CleanTechnica: Higher Carbon Dioxide Levels May Result in Less Nutritious Food

By Steve Hanley

Most of us learned about photosynthesis when we were in high school. Plants use carbon dioxide and sunlight to make the food they need to grow. That means higher carbon dioxide levels should be good for plants, right? Absolutely, says Republican Congressman Lamar Smith of Texas. He is a firmly committed climate change denier who is the chairman of the House Committee on Science.

CarbonBrief: Billions to Face 'Deadly Threshold' of Heat Extremes by 2100, Finds Study

By Robert McSweeney

Up to three quarters of the world’s population could be at risk from deadly heat extremes by the end of the century, a new study suggests.

The research finds that just under a third of the global population is currently exposed to heat extremes that have resulted in deaths in the past. This will increase as global temperatures rise.

Keeping global warming to less than 2C above pre-industrial levels would limit the number at risk from potentially lethal heatwaves to around half of the global population.

Kristie L. Ebi Authors Report on Accomplishments of US Global Change Research Program

Kristie L. Ebi, UW Professor of Global Health and Environmental and Occupational Health Sciences, authored a recently published report summarizing the first 25 years of accomplishments by the U.S. Global Change Research Program (USGCRP). Dr. Ebi is a member of the USGCRP National Research Council Advisory Committee and Director of the UW Center for Health and the Global Environment.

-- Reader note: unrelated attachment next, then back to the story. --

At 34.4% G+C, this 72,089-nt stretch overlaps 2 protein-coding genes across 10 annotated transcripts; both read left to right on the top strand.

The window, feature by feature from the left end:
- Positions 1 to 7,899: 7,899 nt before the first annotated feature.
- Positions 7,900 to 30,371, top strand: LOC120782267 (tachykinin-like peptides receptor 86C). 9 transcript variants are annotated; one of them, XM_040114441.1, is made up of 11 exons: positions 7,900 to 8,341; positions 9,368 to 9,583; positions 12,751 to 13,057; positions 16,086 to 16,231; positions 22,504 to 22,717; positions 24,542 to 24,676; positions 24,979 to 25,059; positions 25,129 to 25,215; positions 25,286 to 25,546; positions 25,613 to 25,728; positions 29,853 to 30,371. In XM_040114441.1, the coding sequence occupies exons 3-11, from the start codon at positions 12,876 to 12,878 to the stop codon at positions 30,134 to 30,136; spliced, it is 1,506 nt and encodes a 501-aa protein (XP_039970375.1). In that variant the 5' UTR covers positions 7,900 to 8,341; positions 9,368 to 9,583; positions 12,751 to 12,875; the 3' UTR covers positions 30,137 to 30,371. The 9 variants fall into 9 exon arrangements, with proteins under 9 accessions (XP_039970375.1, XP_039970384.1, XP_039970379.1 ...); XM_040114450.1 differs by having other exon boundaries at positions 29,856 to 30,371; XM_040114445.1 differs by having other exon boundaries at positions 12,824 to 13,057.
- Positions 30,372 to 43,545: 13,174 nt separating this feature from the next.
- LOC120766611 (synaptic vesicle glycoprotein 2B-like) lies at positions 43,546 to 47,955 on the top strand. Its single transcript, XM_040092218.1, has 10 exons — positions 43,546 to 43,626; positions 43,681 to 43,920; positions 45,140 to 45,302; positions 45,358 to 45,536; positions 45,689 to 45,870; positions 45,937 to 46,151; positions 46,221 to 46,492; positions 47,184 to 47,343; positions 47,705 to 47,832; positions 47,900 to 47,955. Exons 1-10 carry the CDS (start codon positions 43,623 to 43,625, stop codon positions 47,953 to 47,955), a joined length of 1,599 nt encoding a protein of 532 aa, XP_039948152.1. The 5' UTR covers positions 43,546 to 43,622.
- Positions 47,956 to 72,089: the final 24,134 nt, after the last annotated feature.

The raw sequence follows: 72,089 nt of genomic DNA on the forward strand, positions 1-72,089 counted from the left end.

EOS: Revived Climate Change Forum Focuses on Threats to Human Health

By Maryn McKenna

A long-planned summit on climate change and health that was abruptly canceled last month by the Centers for Disease Control and Prevention (CDC) got a second chance at life in Atlanta yesterday. Detached from the federal agency and cut to a third of its originally intended length, the resurrected conference likely earned much more attention than it otherwise would have.

CNN: Scientists Highlight Deadly Health Risks of Climate Change

By Jacqueline Howard

The future is expected to hold more deadly heat waves, the fast spread of certain infectious diseases and catastrophic food shortages.

These events could cause premature deaths -- and they're all related to climate change, according to a panel of experts who gathered at the Carter Center in Atlanta for the Climate & Health Meeting.